Whilst the BPS is a financial lifeline for many, it isn’t available to all and there will be a lot of businesses that are only receiving a 75% bridging payment following a wait of many months.
There is still some time to go before the seven year transition period to phase out the payments starts, but in the here and now we’ve taken some flak for resisting calls to request a Covid 19 extension to the deadline for getting the claim forms in.
The reason being we fear any extension could result in a delay at the all-important December start of the payment window.
Defra have announced the extension until the 15th of June, and we will now have to wait and see if this does impact on delayed payments.
With the mood Defra are in at present, ‘being careful with what we wish for’ is a sensible approach. I would encourage you to submit your BPS application as soon as possible and not use the new deadline as a target by when you need to submit the application.
Restrictions placed on the public are starting to fray at the edges and NFU members are seeing increased numbers of people walking on footpaths through the farmyards, adding to the potential risk and raising anxiety levels.
We have worked hard to get as strong a message out as possible for people to respect the countryside and only exercise from home.
Restrictions will start to be eased at some point and we do not want lots of people flocking to the honey pot locations we have across the region, increasing the risk of spreading the virus.
I hope the sense of ‘worse places to be’ doesn’t epitomise what the Romanian staff are thinking as they enter this country on the charter flights which hit the news last month.
Bringing in these workers is not undermining our efforts to encourage British citizens to work on farms this summer.
The negative press and social media commentators, some unfortunately from within our own industry, appeared to be unaware that many of the staff being flown in were experienced people returning to farms they’d worked on last year.
Many had agreed their contracts to work here last autumn. They are food safety as well as health and safety trained and will be vital as they work alongside a hastily assembled and very ‘green’ resident labour force.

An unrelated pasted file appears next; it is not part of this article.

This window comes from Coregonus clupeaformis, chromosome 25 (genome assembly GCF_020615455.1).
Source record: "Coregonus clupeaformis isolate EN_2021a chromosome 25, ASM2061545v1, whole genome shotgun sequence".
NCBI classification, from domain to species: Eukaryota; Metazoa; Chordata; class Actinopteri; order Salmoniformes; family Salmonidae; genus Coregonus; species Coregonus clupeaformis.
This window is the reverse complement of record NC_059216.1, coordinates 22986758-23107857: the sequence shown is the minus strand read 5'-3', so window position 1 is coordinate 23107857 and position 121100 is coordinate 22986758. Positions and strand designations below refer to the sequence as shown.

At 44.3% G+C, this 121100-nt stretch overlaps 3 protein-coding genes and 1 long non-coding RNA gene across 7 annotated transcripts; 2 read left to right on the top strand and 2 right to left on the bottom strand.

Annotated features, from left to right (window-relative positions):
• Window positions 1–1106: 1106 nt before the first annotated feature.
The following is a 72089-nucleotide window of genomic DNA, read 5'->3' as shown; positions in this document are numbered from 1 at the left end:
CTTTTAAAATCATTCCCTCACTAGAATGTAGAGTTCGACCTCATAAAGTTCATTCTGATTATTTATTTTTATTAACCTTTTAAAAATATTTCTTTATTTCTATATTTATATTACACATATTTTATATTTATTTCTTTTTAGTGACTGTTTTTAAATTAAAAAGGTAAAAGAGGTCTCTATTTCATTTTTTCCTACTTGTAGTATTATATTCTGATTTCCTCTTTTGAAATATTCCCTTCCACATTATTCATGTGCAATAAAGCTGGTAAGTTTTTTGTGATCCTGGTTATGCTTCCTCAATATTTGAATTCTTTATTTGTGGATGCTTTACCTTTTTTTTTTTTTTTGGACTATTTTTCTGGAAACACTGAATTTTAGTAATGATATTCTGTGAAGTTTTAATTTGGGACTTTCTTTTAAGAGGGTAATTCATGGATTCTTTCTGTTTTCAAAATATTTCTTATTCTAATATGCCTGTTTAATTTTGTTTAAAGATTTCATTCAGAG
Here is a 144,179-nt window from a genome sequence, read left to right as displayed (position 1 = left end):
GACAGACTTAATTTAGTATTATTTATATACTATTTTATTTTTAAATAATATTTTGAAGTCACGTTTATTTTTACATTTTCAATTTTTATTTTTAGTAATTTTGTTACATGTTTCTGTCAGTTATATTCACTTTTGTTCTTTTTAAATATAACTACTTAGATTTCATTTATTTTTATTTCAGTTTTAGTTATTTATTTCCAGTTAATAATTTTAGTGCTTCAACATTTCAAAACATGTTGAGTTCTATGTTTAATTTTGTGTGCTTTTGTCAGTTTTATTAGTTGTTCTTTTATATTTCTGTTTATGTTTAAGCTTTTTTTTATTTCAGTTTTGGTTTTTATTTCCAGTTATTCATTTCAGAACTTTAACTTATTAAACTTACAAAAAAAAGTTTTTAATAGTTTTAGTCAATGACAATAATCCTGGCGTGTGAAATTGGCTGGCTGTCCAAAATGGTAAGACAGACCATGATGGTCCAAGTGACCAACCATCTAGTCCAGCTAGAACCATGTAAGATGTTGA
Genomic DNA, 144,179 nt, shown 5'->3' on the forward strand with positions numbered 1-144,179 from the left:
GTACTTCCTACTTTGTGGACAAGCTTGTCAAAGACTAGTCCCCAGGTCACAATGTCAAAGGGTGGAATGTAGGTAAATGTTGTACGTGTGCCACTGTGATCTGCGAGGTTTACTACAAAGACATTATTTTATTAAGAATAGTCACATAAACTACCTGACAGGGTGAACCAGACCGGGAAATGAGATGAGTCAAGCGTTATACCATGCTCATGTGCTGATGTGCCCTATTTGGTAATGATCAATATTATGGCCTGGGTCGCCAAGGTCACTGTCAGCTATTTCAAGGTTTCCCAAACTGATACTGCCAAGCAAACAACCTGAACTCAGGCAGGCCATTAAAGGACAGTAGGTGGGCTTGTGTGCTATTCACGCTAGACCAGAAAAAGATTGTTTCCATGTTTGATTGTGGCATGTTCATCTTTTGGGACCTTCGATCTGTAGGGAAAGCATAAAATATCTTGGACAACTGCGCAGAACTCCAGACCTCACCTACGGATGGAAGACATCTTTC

As an organisation the NFU has put a huge amount of work into the PickforBritain.org.uk website. It is designed to put members of the public in touch with growers and labour providers who have picking and packing jobs available this summer.
Training up an inexperienced resident labour force presents all sorts of challenges for our growers. We know all the problems from the past and we predict some new ones for when the lockdown exit strategy kicks in.
However, in the meantime the sheer fact that so many members of the public want to do their bit (11,000 hits on Pickforbritain.org.uk in the first weekend of launch) must be met with positivity and enthusiasm.
I haven’t mentioned Defra much and despite a long and drawn out meal being made of the legalities of the website they and the Home Office will be watching how the industry responds on this initiative.
Continuing the positivity, a farmer I know remarked the other day how in these Covid days ‘everyone has so much more time to stop and chat, and chat for ages just when I’m at my absolute busiest’. This is very evident as I look out of the window at home, while the sheep and lambs were in the field over the road, the amount of people who stopped to look at the spectacle was amazing.
I hope their thoughts weren’t just about how cute the lambs look, because there are way more serious issues about what’s happened to our lamb exports in the wake of food service shutdowns across Europe and what that means for our home market when it reaches peak production.
As one industry commentator put it: “We’re having a mini practice for exiting Europe without a deal in December.”
Let’s hope that the parents of the kids who stopped to gawp at the lambs were secretly thinking they’ll be nice on the barbecue in the summer – every little helps.